Ocean Watch Archives | Page 3 of 21 | Honolulu Star-Advertiser
  • Thursday, November 15, 2018
  • 78°

Ocean Watch


Good deed brings rare glimpse of sea horse

The sea horse is a Hawaii native. The smooth sea horse’s scientific name is Hippocampus kuda. Read More

Green turtles’ numbers are growing at Midway

Midway is famous for hosting the largest albatross colony in the world, but it’s also become a place to admire sea turtles. Read More

Distinct isle anemones stow their okole at aquarium

In light of all the time I spend snorkeling and reading about marine life, you might think that the aquarium wouldn’t hold any surprises for me. But wait, what’s this? On exhibit is an anemone, called Mann’s anemone, found only in Hawaii that I didn’t know existed. Read More

Isles host 20 species of native spider crab

Year-end highlights or summaries aren’t my favorite reading material because the articles mostly contain facts about things I already know. Read More

Isolated Midway still has creature comforts

When I mentioned that Craig and I were going to work at Midway counting albatrosses over the holidays, the questions people asked made me realize that few people know anything about the place. Read More

Laysan albatross joins birds visiting isles for the holidays

Here on Oahu, the holidays are for the birds — shorebirds and seabirds, that is. In November, we plover lovers added to our list of thanks the first-ever-seen white (called leucistic) kolea, spotted foraging at Heeia Pier. Read More

White terns enjoy growth with the help of humans

For the second year in a row, Honolulu’s white terns (the official name for what we once called fairy terns or angel terns) are having a banner year. Read More

It’s the time for ‘wedgies’ to be leaving their burrows

Happening right now with wedge-tailed shearwaters on Oahu, moms, dads and fledgling chicks are leaving their underground hideaways to ride the wind above the waves. Read More

Rare white plover adopts boat harbor as winter home

Forget a white Christmas. We bird lovers are dreaming of a white kolea. Read More

Minuscule ‘water bears’ are uncanny survivors

Water bears have survived temperatures as high as 300 degrees Fahrenheit and as low as minus 456 degrees. The animals have also lived through vacuums, intense radiationand zero oxygen. Read More

Bleaching isn’t always death knell for corals

Some corals are adapting to higher water temperatures and doing just fine. Perhaps, as human and wildlife suffering escalates worldwide, our species will evolve to become less selfish. Read More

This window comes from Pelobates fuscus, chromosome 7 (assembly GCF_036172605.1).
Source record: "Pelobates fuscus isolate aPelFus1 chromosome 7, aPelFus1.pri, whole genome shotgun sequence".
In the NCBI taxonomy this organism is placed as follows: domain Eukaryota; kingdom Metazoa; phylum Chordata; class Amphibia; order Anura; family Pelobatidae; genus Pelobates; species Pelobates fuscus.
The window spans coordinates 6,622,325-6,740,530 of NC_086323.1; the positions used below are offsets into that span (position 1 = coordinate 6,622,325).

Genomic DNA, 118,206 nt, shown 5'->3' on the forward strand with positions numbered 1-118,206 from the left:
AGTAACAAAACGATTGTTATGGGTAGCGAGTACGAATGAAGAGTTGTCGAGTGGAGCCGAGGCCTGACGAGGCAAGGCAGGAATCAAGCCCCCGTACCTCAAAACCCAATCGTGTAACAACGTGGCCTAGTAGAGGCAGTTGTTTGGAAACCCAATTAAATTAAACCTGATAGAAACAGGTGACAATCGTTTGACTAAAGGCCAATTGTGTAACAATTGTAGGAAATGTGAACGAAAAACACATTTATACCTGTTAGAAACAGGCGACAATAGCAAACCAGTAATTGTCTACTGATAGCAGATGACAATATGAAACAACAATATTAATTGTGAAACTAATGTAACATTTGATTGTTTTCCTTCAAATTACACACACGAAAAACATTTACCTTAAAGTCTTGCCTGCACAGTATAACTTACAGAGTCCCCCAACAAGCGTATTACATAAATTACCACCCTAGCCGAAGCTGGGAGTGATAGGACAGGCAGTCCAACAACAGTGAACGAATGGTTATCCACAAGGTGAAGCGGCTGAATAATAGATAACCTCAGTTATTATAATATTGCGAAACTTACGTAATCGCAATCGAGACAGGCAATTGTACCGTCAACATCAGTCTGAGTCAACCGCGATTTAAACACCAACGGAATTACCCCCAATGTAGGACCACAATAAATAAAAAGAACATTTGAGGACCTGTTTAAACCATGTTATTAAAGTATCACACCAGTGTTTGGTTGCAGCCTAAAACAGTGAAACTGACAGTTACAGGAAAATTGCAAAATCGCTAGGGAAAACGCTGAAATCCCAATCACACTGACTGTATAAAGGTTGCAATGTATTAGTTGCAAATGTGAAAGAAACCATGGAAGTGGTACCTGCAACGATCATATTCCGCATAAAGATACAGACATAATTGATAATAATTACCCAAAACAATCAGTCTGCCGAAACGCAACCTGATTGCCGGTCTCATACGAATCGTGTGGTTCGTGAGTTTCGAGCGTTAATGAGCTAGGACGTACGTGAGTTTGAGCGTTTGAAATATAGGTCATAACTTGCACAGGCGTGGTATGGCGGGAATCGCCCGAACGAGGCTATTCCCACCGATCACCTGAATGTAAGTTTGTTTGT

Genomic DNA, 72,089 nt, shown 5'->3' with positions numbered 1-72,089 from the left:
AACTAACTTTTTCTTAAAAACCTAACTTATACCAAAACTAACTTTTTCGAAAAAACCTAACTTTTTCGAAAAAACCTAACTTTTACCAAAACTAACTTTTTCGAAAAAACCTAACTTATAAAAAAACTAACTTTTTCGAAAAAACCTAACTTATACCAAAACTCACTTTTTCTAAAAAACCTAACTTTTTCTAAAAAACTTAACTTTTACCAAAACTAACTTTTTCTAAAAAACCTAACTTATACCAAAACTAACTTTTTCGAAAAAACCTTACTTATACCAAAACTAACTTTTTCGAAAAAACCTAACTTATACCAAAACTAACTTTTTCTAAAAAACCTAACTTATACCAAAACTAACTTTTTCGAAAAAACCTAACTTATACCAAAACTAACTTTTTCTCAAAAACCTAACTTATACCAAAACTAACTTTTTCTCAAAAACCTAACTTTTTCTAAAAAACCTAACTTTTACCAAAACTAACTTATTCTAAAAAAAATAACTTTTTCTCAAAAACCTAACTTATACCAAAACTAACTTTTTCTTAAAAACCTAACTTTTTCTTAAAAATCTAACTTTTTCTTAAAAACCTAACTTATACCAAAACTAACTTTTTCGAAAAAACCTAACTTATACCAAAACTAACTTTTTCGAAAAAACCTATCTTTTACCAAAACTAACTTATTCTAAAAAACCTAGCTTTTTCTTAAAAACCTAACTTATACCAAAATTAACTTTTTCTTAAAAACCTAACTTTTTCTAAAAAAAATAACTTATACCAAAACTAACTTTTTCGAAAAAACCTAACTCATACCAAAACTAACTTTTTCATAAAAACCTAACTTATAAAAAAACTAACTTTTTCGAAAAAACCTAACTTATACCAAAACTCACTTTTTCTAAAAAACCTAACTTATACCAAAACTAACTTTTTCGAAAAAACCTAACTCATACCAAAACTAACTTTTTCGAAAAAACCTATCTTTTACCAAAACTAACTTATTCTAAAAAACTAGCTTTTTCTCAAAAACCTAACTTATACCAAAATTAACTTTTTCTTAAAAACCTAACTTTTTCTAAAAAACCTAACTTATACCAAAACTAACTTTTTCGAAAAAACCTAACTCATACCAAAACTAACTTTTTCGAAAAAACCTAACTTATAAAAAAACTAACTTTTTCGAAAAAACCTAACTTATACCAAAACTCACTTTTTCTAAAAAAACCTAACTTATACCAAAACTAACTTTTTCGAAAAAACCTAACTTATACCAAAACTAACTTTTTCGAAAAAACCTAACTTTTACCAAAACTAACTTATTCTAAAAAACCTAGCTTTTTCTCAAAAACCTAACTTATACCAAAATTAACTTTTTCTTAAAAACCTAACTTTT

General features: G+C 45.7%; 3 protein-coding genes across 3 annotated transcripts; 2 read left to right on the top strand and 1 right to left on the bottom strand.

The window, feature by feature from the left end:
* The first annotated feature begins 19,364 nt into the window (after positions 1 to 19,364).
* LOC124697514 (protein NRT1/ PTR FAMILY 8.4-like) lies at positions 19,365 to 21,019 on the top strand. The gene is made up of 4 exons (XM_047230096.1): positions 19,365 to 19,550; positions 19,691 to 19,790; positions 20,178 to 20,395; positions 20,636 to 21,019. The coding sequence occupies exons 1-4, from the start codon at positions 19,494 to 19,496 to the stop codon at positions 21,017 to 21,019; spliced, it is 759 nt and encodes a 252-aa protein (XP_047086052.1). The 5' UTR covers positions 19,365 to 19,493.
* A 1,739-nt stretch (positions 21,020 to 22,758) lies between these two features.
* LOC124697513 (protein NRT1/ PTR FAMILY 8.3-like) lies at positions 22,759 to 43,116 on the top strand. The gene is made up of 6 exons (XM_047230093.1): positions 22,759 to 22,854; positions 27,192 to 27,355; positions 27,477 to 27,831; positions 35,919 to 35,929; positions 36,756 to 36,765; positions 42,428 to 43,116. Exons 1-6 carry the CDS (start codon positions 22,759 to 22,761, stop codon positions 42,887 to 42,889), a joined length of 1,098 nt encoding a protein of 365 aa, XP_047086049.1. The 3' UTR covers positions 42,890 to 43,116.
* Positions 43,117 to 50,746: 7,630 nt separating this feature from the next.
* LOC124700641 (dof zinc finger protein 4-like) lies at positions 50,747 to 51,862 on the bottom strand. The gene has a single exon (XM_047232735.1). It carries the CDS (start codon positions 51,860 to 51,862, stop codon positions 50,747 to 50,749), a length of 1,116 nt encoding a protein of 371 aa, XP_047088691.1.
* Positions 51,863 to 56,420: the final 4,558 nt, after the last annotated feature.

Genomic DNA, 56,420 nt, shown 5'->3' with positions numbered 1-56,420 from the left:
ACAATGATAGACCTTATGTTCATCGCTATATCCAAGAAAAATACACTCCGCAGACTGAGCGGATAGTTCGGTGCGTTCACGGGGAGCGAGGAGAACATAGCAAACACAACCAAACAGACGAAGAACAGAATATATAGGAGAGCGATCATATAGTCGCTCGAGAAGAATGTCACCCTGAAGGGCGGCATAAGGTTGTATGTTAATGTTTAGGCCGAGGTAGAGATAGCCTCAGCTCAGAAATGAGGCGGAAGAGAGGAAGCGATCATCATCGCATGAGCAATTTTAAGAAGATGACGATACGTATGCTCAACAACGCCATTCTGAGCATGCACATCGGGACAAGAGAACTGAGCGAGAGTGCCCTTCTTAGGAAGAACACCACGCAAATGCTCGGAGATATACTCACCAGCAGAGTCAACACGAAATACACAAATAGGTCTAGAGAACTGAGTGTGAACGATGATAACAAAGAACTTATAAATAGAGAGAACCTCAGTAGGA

Spiral float is unique to 1 species of cuttlefish

I’m home from Australia after several outstanding voyages to the outer reefs of the Great Barrier Reef Marine Park. Read More

Sea snakes seen sunning amid Great Barrier Reef

I know I’ll never convince people who fear snakes that they’re fun snorkeling companions. But even those with phobias might appreciate seeing, from the deck of a boat, a rare marine animal in its natural element. Read More

Underwater ‘banquets’ are a feast for the eyes

Although Orpheus is also a national park with its own charming beaches, birds and reefs, we missed our giant clams. Read More

Coral-eating starfish have their place in healthy reefs

On our sailboat, Honu, no wind means using the boat’s loud, hot motor to go somewhere, something we sailors resist. Read More

Colorful ocean plant also reeks of dead fish

Blooms of sea sawdust during periods of calm seas are common inside the Great Barrier Reef. People here accept the colorful alga mats and their pungent odor as part of life on Australia’s tropical coast. Read More

Mystery fish is revealed as snapper from Tahiti

As if that’s not enough to confuse even seasoned fish watchers, some wrasses change body color dramatically after they’re adults, switching from female to male as the need in a wrasse harem demands. Read More

Puffy toylike fishes aren’t to be played with

Like its pufferfish kin, boxfish carry a toxin so strong it can kill aquarium mates. And if the little boxfish gets really upset, it can exude, from its skin, enough poison in the tank to also kill itself. Read More

Scorpionfish well hidden with leafy camouflage

They are really cool, and yes, leaf scorpionfish are common in Hawaii, sometimes in water only inches deep. But that doesn’t mean we commonly see them. Read More

Disturbing truth makes seafood unappealing

Many people think that marine animals’ sole purpose in existing is to feed us. Not so. Their roles in ocean ecosystems far outweigh our need to eat them. Read More

Nightmare on kid’s feet is critters’ big moment

Bloody attack! Mysterious sea creatures! A taste for human flesh! Unstoppable bleeding … And so went the sensational terms describing an injury sustained by a 16-year-old Australian boy last month. Read More

Older Stories

Newer Stories

Scroll Up